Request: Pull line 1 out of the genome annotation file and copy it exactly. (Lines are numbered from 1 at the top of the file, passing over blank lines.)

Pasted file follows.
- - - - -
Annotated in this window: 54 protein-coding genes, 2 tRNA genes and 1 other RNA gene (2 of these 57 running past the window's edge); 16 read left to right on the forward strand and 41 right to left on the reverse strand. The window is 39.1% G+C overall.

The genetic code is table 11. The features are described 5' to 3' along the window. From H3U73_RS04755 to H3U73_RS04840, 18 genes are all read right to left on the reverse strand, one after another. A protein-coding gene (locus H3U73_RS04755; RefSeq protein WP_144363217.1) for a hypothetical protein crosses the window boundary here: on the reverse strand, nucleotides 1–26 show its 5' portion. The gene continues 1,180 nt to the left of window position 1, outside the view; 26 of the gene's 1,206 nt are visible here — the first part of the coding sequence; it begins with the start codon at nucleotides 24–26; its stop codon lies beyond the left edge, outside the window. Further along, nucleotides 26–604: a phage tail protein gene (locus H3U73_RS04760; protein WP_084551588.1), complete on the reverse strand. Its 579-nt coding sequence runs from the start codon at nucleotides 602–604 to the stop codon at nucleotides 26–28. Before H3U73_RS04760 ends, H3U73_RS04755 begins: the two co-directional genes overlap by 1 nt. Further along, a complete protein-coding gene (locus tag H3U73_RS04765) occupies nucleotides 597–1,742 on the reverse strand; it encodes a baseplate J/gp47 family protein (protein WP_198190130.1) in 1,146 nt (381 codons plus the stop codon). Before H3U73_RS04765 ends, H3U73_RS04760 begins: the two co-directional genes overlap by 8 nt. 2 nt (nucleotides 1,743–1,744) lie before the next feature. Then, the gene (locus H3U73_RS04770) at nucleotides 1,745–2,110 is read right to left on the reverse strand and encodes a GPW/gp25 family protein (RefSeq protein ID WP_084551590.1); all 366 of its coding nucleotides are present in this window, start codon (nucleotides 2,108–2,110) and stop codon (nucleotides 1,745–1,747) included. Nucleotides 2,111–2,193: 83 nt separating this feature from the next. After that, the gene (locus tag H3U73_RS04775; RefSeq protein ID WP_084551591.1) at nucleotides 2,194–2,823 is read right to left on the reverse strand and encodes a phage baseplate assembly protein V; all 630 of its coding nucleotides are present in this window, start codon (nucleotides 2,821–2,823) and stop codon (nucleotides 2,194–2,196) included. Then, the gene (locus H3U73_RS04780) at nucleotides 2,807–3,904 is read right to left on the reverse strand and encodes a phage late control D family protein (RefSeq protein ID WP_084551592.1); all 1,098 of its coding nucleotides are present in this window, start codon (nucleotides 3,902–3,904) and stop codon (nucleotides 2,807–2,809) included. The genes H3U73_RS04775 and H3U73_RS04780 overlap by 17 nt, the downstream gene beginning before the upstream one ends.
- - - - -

Annotated in this window: 54 protein-coding genes, 2 tRNA genes and 1 other RNA gene (2 of these 57 running past the window's edge); 16 read left to right on the forward strand and 41 right to left on the reverse strand. The window is 39.1% G+C overall.